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Diverticulitis in the United States: 1998-2005: changing patterns of disease and treatment.
Ann Surg 2009; 249(2):210-7AnnS

Abstract

OBJECTIVES

Diverticular disease imposes an impressive clinical burden to the United States population, with over 300,000 admissions and 1.5 million days of inpatient care annually. Consensus regarding the treatment of diverticulitis has evolved over time, with increasing advocacy of primary anastomosis for acute diverticulitis, and nonoperative treatment of recurrent mild/moderate diverticulitis. We analyzed whether these changes are reflected in patterns of practice in a nationally-representative patient cohort.

METHODS

We used the 1998 to 2005 nationwide inpatient sample to analyze the care received by 267,000 patients admitted with acute diverticulitis, and 33,500 patients operated electively for diverticulitis. Census data were used to calculate population-based incidence rates of disease and surgical treatment. Weighted logistic regression with cluster adjustment at the hospital level was used for hypothesis testing.

RESULTS

Overall annual age-adjusted admissions for acute diverticulitis increased from 120,500 in 1998 to 151,900 in 2005 (26% increase). Rates of admission increased more rapidly within patients aged 18 to 44 years (82%) and 45 to 74 years (36%). Elective operations for diverticulitis rose from 16,100 to 22,500 per year during the same time period (29%), also with a more rapid increase (73%) in rates of surgery for individuals aged 18 to 44 years. Multivariate analysis found no evidence that primary anastomosis is becoming more commonly used.

CONCLUSIONS

We are the first to report dramatic changes in rates of treatment for diverticulitis in the United States. The causes of this emerging disease pattern are unknown, but certainly deserve further investigation. For patients undergoing surgery for acute diverticulitis, there was little change over time in the likelihood of a primary anastomosis.

Authors+Show Affiliations

Departments of Colorectal Surgery, University of Southern California, Los Angeles, 90033, USA. etzioni.david@gmail.comNo affiliation info availableNo affiliation info availableNo affiliation info available

Pub Type(s)

Journal Article

Language

eng

PubMed ID

19212172

Citation

Etzioni, David A., et al. "Diverticulitis in the United States: 1998-2005: Changing Patterns of Disease and Treatment." Annals of Surgery, vol. 249, no. 2, 2009, pp. 210-7.
Etzioni DA, Mack TM, Beart RW, et al. Diverticulitis in the United States: 1998-2005: changing patterns of disease and treatment. Ann Surg. 2009;249(2):210-7.
Etzioni, D. A., Mack, T. M., Beart, R. W., & Kaiser, A. M. (2009). Diverticulitis in the United States: 1998-2005: changing patterns of disease and treatment. Annals of Surgery, 249(2), pp. 210-7. doi:10.1097/SLA.0b013e3181952888.
Etzioni DA, et al. Diverticulitis in the United States: 1998-2005: Changing Patterns of Disease and Treatment. Ann Surg. 2009;249(2):210-7. PubMed PMID: 19212172.
* Article titles in AMA citation format should be in sentence-case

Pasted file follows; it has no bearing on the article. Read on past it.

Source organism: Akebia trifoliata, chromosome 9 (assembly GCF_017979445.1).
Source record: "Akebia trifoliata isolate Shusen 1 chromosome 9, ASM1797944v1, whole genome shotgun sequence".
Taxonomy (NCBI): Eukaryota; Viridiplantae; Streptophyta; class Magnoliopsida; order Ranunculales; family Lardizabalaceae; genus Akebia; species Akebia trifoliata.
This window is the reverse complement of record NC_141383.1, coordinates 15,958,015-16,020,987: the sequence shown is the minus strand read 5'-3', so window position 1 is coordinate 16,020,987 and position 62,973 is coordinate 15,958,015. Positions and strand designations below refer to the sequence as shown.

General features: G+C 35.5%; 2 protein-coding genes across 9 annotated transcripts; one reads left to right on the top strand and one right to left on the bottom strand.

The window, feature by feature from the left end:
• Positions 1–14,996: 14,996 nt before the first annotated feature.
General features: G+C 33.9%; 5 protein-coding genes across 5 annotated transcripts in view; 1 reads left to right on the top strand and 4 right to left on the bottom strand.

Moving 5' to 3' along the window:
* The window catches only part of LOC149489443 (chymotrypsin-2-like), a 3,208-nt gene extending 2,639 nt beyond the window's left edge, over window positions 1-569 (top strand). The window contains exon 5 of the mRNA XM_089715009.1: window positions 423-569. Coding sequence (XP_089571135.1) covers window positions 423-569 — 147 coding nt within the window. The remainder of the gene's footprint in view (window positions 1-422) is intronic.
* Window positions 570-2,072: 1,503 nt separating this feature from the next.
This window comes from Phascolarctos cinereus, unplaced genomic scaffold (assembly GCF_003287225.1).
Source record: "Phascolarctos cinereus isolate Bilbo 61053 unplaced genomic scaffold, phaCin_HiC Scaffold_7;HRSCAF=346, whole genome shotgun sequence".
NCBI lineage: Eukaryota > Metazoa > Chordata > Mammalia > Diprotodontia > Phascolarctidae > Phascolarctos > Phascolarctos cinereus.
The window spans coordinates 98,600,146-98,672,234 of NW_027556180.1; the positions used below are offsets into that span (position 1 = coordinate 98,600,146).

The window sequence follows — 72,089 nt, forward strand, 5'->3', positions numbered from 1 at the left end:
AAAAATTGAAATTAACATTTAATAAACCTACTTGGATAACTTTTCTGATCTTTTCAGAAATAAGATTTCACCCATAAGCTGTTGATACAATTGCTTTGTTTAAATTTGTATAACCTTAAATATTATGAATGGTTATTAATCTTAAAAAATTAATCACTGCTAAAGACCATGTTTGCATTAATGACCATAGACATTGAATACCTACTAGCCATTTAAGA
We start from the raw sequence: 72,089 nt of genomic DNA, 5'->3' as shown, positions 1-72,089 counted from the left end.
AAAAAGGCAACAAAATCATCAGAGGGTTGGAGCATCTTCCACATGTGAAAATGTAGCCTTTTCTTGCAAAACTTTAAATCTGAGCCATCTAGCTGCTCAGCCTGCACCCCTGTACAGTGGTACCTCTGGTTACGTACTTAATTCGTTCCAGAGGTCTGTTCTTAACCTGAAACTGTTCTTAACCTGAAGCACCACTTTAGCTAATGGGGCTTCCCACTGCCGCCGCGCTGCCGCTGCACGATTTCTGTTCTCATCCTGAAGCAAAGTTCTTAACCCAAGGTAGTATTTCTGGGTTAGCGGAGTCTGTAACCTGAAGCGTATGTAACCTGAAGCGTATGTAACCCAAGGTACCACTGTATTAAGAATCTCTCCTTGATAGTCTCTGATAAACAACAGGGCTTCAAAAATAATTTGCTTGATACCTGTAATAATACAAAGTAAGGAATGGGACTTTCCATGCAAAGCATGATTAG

TY - JOUR T1 - Diverticulitis in the United States: 1998-2005: changing patterns of disease and treatment. AU - Etzioni,David A, AU - Mack,Thomas M, AU - Beart,Robert W,Jr AU - Kaiser,Andreas M, PY - 2009/2/13/entrez PY - 2009/2/13/pubmed PY - 2009/3/6/medline SP - 210 EP - 7 JF - Annals of surgery JO - Ann. Surg. VL - 249 IS - 2 N2 - OBJECTIVES: Diverticular disease imposes an impressive clinical burden to the United States population, with over 300,000 admissions and 1.5 million days of inpatient care annually. Consensus regarding the treatment of diverticulitis has evolved over time, with increasing advocacy of primary anastomosis for acute diverticulitis, and nonoperative treatment of recurrent mild/moderate diverticulitis. We analyzed whether these changes are reflected in patterns of practice in a nationally-representative patient cohort. METHODS: We used the 1998 to 2005 nationwide inpatient sample to analyze the care received by 267,000 patients admitted with acute diverticulitis, and 33,500 patients operated electively for diverticulitis. Census data were used to calculate population-based incidence rates of disease and surgical treatment. Weighted logistic regression with cluster adjustment at the hospital level was used for hypothesis testing. RESULTS: Overall annual age-adjusted admissions for acute diverticulitis increased from 120,500 in 1998 to 151,900 in 2005 (26% increase). Rates of admission increased more rapidly within patients aged 18 to 44 years (82%) and 45 to 74 years (36%). Elective operations for diverticulitis rose from 16,100 to 22,500 per year during the same time period (29%), also with a more rapid increase (73%) in rates of surgery for individuals aged 18 to 44 years. Multivariate analysis found no evidence that primary anastomosis is becoming more commonly used. CONCLUSIONS: We are the first to report dramatic changes in rates of treatment for diverticulitis in the United States. The causes of this emerging disease pattern are unknown, but certainly deserve further investigation. For patients undergoing surgery for acute diverticulitis, there was little change over time in the likelihood of a primary anastomosis. SN - 1528-1140 UR - https://www.unboundmedicine.com/medline/citation/19212172/full_citation L2 - http://Insights.ovid.com/pubmed?pmid=19212172 DB - PRIME DP - Unbound Medicine ER -